Killed in Action on Wednesday, 18th October 1916, age unknown.
Commemorated on Pier and Face 5 A and 6 C of Thiepval Memorial, Somme, France.
4th Bn., Worcestershire Regiment. 88th Brigade of 29th Division.
Born: Tipton, Enlisted: Dudley, Resident: Dudley.
First landed France & Flanders, 25th April 1915.
Medal entitlement: 1914-15 Star, British War Medal, Victory Medal.
Soldier's Papers at National Archives did not survive.
Commemorated on the Tipton Library Memorial.
Commemorated here because he appears on a Tipton memorial.
Link to Commonwealth War Graves Site: www.cwgc.org/find-war-dead/casualty/804741/
304 Dudley Port, Tipton, Staffs.
William Marsh (45, Coal Miner, born Tipton), his wife Margaret (46, born Tipton), and their 5 children: Joseph (15, Coal Miner - Horse Driver below ground, born Tipton), Thomas (13, born Tipton), William (12, born Tipton), Arthur (6, born Tipton) and James (3, born Tipton).
281 Dudley Port, Tipton, Staffs. (Parents ages are suspect)
William Marsh (45, Miner - Underground, born Tipton), his wife Margaret (49, born Tipton), and 4 of their 5 surviving children of 12: Thomas (22, Miner - Underground, born Tipton), William (21, Miner - Underground, born Tipton), Arthur (16, born Tipton), and James (14, born Tipton).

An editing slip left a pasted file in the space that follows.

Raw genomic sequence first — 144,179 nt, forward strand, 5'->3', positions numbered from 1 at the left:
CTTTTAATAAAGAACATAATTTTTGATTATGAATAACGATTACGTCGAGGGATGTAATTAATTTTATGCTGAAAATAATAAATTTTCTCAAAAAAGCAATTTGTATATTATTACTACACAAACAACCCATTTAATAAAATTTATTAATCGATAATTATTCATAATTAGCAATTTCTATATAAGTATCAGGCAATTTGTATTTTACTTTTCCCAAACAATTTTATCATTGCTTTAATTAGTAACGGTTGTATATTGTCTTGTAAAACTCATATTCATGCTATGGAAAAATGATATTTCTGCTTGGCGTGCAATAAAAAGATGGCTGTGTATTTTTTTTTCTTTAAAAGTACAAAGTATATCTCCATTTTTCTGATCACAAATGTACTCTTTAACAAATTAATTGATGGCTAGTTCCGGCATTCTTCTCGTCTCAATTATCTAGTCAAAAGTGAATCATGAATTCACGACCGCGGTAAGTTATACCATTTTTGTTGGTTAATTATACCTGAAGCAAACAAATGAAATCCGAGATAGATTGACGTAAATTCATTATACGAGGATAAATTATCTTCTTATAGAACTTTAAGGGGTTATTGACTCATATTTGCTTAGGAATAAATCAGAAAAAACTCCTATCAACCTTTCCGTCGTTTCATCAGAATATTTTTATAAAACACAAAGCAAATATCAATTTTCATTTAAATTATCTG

Appears to be the brother of Thomas Marsh.
During September 1916, the Allies had gained the villages of Flers, Gueudecourt and Morval, for once giving the advantage of the high ground. The next objective was the low ridge between Gueudecourt and the village of Le Transloy - the Transloy Ridges.
In early October the 4th Worcesters returned to the Somme from the Ypres sector and on the 13th October took over part of the front line near Gueudecourt. A few days later, they were moved into trenches a mile further back to rest before an attack on the 18th October. At 8pm on the 17th October in pouring rain, the 4th Worcesters moved to their start position on the north of Gueudecourt. At 3.40am on the 18th, under an intense British bombardment, the Worcesters advanced northwards. As the barrage lifted, the Worcesters attacked, and made short work of, the German defenders. A sunken road beyond the captured trench line was also taken and the dugouts bombed and destroyed. More than 200 German troops were taken prisoner.
The attack was really over before light, and for the rest of the day the Worcesters took whatever cover they could, under a heavy German bombardment. Twice German counter-attacks ere seen to be forming up, but were stopped dead by rapid fire. The Worcesters held this position, in driving rain, until the next day when they were relieved.
At some stage during this attack, William Marsh was killed, and his body lost. He is one of over 70,000 men remembered on the Thiepval Memorial to the Missing of the Somme.